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Kent Johnson Responds to Marjorie Perloff’s Avant-Garde in Latest Chicago Review
Kent Johnson has written a note for the new issue of the Chicago Review called “Marjorie Perloff, the ‘Avant-garde,’ and the Princeton Encyclopedia of Poetry and Poetics” that is receiving a good amount of buzz, with the editors of The Claudius App noting that their Facebook post about the “parallax corrective” has received a record numbers of looks, about 1,200 in 24 hours.
Johnson commends the reference book on including in its fourth edition “essays on numerous ‘Third-World’ ethnic and national poetries,” where it had lacked in previous editions; Perloff’s entry for the “Avant-Garde,” however, “fl[ies] directly in face of the more capacious, internationalist gestures of the new Princeton, according to Johnson:
Moreover, the entry’s myopic purview is in dramatic contradiction with the internationalist outlook that the avant-garde itself (even on its minority right wing!) has long maintained at its ideational core.
Johnson goes on to details the non-mentions of César Vallejo, Aimé Césaire,and Japanese Surrealist, Kitasono Katue, of whom Johnson writes: “The momentous Gutai movement of the 50s doesn’ t happen without him; neither does Fluxus, probably.” There’s also Argentinian poet Alejandra Pizarnik and Chilean poet Raúl Zurita:
Is Perloff aware of Alejandra Pizarnik, from Argentina? Though there has been some English translation and commentary, the absence of a full consideration of her oeuvre is a yawning gap in our understanding of the Latin American vanguardia. She died, a suicide, in 1972; her often disturbing, avant la lettre intertextual/appropriative works, in sophisticated dialogue with Continental theory (she lived in Paris for many years, where she was Julio Cortázar’s dear friend), along with a fierce, self-reflexive deconstruction of authorial self and signification—including employment of New Sentence-like procedures—beats the Language poets by a good decade. Various critics have written of how uncannily her work enacts proposals only later elaborated by Julia Kristeva in Revolution in Poetic Language and Black Sun; others have claimed her as Latin America’s answer to Artaud and Bataille. Her poetry, now Verlainesque in its cut transparencies, now Celanesque in its harsh lyricism, now abject, manic, and shocking, is among the most astonishing products of postwar world writing.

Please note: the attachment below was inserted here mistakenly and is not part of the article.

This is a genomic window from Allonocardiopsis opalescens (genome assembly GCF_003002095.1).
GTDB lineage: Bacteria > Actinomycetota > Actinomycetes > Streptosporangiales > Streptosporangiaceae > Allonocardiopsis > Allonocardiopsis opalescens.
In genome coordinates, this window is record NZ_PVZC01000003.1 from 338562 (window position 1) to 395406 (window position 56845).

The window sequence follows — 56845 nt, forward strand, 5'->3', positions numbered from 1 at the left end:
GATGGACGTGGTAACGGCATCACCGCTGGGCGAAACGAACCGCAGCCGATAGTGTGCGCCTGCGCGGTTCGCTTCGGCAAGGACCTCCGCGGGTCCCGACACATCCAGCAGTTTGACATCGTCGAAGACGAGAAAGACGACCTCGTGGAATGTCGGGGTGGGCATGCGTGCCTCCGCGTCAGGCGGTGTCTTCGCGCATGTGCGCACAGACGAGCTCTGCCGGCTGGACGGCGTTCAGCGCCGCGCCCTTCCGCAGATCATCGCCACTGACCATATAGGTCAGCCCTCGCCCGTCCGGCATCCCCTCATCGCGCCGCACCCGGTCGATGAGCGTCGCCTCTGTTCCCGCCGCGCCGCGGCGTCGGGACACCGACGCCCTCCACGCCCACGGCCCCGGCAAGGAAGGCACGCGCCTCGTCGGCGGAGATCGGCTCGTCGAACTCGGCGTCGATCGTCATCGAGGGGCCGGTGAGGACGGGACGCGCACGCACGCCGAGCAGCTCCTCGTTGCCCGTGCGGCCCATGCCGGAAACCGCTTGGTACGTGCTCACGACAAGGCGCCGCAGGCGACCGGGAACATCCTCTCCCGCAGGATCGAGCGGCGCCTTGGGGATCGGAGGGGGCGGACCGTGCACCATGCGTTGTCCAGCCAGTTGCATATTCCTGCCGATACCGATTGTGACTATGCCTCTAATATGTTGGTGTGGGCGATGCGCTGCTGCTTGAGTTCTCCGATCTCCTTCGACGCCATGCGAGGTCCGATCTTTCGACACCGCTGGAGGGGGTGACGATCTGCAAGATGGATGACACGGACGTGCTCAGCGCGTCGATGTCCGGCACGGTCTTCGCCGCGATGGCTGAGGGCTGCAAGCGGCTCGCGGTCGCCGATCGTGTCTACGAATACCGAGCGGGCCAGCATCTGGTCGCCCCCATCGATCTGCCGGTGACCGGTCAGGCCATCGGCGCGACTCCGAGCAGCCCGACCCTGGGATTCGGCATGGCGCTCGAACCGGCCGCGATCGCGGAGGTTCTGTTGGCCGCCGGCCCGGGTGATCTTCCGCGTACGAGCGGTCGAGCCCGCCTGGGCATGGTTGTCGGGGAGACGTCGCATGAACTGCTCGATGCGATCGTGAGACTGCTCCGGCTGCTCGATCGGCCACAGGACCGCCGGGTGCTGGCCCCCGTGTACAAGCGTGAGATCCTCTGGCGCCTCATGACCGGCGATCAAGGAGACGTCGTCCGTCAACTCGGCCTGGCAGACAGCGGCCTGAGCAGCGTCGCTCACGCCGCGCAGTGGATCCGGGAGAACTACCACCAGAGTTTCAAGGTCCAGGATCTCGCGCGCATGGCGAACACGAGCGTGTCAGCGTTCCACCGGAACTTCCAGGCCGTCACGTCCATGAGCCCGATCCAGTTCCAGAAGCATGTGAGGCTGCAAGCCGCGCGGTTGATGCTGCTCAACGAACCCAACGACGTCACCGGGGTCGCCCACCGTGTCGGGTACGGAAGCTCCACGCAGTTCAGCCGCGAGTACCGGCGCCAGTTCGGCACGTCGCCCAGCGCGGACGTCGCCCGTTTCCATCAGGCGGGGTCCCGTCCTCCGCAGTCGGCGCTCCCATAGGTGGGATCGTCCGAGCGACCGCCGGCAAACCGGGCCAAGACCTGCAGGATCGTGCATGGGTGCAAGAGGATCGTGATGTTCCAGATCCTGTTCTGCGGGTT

The situating of the avant-garde, then, is most certainly in flux:
Even the White House approves. We’ve traveled a long way and with great velocity from the proud, insurgent days of the New American Poetry, and it’s time to simply say it: the “avant-garde ” is now utterly at College—poetry’s Museum—and with all the perks. Perloff’s total inattention to the field-shift symptomizes, I’d submit, the ideological mood that’s come to suffuse the American post-avant’s late-stage trade: an amorphous “autonomy of art ” creed that is, of necessity, blithely oblivious to the institutional habitus that generates its very assumptions and operations. The formation wants both its “autonomous” social critique 214 and the official, legitimating patronage that now makes its poetic function thoroughly heteronomous. But there is no such Adornian cake, alas, that can be had and eaten too. And the layered irony of the dialectic is deepening.
Read the whole piece here, and don’t forget the footnotes.